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Ride London

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For those I’ve seen since Ride London you’ll know I was absolutely gobsmacked at the quality of the event as a whole.

While I’m a mountain biker at heart, I’ve done a fair few sportives in the past, and I was really looking forward to the opportunity to ride through London and then onto the Surrey Hills and the area near home with this one. I’d never ridden a closed road sportive before, so that was going to be a new experience, and the sheer scale of the event was a real eye-opener as riders congregated in the Olympic Park ready for the early start.

I’d set myself a target of 6hrs for the ride,  basing that time on what I thought I would do on my own on a focused ride with limited stops. What actually transpired was that on closed roads with no need to stop, and amongst eager groups of similarly matched riders, the pace was pretty impressive. While I did a bit of work with a small bike shop team early on, I was also able to enjoy the opportunity to sit in an ever growing pack and actually not have to be the windbreak for a batch of others wanting to hide. Thundering through the tunnels in east London it was amazing to hear the thump of nearby deep-dish wheels and the swish of air forced around the mass of bodies and bikes. The quiet streets of the City had a strange post-apocalyptic feel and I tried to take a moment or two to look around and enjoy the sights and the experience.

I’d started 30 mins after my friend Steve and arranged to meet him at the first water stop. Unfortunately, I was on the far right of the road when the water stop came hurtling towards us, and was unable to pull across the streams of riders. We managed to make contact and Steve agreed to get going and work his way onto the group I was in.

Our group continued to make rapid progress, and in the first two hours we averaged over 36km/h, but I’d failed to find Steve even while taking it more steadily and hanging off the back of the group. The first ascent of the course was quickly negotiated and then I plodded my way up Leith Hill. Climbing is not my forte, given that I am hefting almost 100kg against gravity, however the descent certainly favours my build and I enjoyed the chance to descend quickly. At the water stop I managed to contact Steve by phone, and it appears that he’d been struggling on his own for a while having failed to latch on to the group, and the effort had taken a lot out of him and he’d started to cramp up.

Finally we got back together and took the next few miles to Box Hill steadily in an effort to free up his legs. Tired though he was, he put in a burst towards the top of the hill to make sure he could claim bragging rights on that one.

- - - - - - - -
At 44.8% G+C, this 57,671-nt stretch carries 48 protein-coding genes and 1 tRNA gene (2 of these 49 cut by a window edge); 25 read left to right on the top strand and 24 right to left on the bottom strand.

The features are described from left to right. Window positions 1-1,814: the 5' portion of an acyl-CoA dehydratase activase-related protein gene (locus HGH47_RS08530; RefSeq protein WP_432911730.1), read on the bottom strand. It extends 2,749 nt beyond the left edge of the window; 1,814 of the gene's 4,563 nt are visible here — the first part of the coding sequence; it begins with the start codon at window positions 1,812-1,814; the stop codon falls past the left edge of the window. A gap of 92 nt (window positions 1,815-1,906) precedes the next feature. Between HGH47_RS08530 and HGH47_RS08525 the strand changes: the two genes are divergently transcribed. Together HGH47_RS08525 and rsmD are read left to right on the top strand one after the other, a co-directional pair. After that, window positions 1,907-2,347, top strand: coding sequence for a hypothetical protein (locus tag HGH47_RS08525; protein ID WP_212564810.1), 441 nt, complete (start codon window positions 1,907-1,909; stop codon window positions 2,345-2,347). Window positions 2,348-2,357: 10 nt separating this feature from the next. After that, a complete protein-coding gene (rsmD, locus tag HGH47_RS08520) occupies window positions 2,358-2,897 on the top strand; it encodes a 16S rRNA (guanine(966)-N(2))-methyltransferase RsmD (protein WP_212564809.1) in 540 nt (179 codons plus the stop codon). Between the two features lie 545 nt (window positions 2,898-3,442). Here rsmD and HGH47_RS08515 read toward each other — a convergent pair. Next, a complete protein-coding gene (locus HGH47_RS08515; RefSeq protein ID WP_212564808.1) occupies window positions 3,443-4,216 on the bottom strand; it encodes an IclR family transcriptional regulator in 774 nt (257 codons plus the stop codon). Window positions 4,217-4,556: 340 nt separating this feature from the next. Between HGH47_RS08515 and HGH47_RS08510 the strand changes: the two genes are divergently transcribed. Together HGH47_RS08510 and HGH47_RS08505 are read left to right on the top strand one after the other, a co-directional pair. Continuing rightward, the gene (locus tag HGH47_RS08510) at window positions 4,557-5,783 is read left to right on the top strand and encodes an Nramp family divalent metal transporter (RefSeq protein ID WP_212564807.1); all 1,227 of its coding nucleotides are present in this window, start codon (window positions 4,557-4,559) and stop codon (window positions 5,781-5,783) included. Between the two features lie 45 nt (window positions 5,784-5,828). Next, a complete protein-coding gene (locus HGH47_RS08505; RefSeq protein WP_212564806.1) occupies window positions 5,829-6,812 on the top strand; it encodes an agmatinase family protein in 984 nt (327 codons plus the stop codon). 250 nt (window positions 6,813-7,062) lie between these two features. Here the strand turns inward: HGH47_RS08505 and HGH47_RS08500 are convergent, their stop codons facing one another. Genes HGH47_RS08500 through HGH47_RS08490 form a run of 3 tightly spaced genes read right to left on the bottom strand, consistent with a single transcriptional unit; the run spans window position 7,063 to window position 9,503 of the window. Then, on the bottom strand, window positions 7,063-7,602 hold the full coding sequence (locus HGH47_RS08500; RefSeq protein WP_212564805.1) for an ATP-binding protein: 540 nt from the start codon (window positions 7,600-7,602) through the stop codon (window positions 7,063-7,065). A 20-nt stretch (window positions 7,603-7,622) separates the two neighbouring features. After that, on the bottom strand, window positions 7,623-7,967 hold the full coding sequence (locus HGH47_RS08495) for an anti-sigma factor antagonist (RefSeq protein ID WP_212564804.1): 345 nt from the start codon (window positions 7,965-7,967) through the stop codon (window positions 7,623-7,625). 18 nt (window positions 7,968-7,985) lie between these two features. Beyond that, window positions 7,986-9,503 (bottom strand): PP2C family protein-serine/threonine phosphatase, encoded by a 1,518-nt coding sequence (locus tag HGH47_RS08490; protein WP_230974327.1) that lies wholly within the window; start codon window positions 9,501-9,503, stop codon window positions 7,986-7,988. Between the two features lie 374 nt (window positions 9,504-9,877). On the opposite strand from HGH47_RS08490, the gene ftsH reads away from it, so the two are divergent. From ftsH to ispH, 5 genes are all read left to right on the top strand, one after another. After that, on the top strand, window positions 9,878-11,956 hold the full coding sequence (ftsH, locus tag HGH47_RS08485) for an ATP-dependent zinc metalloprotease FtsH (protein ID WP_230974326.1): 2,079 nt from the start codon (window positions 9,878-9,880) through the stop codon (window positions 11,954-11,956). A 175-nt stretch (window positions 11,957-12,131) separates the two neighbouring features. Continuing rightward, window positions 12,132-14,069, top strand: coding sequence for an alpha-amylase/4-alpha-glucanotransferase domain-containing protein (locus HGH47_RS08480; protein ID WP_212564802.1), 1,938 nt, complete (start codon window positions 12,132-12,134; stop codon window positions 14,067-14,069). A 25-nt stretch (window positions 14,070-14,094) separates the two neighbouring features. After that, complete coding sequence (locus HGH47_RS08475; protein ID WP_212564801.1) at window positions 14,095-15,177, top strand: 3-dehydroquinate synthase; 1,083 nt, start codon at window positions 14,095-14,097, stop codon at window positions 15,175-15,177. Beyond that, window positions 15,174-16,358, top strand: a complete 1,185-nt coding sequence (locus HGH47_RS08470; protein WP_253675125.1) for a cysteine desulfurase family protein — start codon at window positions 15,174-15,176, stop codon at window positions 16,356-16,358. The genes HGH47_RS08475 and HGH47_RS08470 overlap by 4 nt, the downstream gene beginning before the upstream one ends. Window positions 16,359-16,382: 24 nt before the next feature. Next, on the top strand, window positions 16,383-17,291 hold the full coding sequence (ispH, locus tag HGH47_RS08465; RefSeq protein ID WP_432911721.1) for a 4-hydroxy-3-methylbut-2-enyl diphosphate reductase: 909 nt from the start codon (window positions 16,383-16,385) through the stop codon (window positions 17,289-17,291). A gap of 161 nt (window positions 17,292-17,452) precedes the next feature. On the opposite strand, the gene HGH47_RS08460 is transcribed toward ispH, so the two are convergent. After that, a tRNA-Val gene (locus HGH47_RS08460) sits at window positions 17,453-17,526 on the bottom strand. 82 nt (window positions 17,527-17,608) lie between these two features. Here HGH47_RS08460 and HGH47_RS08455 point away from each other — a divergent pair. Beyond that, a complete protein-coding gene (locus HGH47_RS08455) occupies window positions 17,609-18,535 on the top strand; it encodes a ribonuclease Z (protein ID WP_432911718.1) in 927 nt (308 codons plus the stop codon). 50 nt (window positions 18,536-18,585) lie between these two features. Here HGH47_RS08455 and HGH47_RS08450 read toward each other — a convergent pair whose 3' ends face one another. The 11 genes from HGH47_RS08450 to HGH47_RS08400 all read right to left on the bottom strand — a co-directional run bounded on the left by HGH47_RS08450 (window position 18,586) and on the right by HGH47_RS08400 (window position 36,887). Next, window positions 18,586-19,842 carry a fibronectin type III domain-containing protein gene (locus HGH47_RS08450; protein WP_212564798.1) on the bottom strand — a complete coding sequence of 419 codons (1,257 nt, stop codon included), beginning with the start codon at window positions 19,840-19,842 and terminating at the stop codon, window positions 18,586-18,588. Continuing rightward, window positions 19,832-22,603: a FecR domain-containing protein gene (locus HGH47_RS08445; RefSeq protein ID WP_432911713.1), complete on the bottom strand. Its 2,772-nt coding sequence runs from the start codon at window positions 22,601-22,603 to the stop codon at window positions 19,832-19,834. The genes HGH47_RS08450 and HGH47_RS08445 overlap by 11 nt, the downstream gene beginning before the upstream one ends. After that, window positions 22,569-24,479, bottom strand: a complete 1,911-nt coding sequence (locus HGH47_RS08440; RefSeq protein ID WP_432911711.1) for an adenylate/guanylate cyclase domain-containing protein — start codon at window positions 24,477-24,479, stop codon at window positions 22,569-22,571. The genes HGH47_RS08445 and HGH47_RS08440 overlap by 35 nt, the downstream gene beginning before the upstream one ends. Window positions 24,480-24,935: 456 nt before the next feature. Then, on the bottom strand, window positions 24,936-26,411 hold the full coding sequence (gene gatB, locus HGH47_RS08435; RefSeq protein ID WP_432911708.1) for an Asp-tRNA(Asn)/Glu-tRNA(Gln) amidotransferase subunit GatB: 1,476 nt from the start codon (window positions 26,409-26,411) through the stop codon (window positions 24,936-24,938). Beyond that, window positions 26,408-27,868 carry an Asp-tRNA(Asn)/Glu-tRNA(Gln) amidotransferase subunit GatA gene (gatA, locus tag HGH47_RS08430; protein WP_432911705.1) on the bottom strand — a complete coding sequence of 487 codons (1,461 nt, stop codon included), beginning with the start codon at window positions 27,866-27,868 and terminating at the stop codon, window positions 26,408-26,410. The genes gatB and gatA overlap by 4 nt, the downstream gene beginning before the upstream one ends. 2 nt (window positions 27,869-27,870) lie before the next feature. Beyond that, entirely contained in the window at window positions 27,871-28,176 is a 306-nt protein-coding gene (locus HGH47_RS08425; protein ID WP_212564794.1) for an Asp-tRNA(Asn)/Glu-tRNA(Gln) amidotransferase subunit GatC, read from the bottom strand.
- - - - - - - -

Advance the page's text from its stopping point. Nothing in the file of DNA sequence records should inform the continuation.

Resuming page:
The support from the crowds through the towns and villages of Surrey was so impressive and provided areal lift to any flagging spirits, and then it was the last short climb out of Wimbledon village and then down to Putney and along the Thames to Westminster. The pace had quickened once again and we’d picked up quite a group to work with, so the final few kilometres flew by.

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The noise from the crowd through Admiralty Arch and on to the Mall must be akin to that which professional sports people experience running out onto a pitch, or pro-riders get in the big races. Hundreds if not thousands of people were cheering and banging on the sponsors boards, and of course, we all upped the pace in our own version of a sprint finish.

I’d previously spoken to my long suffering wife, Catherine on the phone and found out she was waiting just short of the finish line with some of her family. I thought I’d take the opportunity to grab a kiss before crossing the line, but underestimated my speed somewhat and endo-ed past (Peter Sagan eat your heart out). Not my finest moment, but I did get my kiss in the end.

Overall a brilliant day and fingers crossed for an entry to the next one.

The blog

So why set up the blog? I guess I’m still not 100% sure on this, I’m just an ordinary bloke who likes riding bikes, whether that be mountain bikes in all their varieties, road bikes, CX bikes and even commuting. 

I have a number of interesting rides planned in Summer 2013 so I thought it might be worth logging some thoughts and photos from those rides and events, and with the Trans-Savoie looming on the horizon it may prove a way for people to see how I’m getting on.

So while I like to ride, and my mileage has finally started to increase this year after a slow start, you’re unlikely to find me at sharp end of race and even more rarely achieve notable results. In the past I’ve done a few major events such as mountain bike stage races, and a couple of enduros and endurance events for the experience and the thrills, there’s still something truly magical about every ride and zooming along under your own power.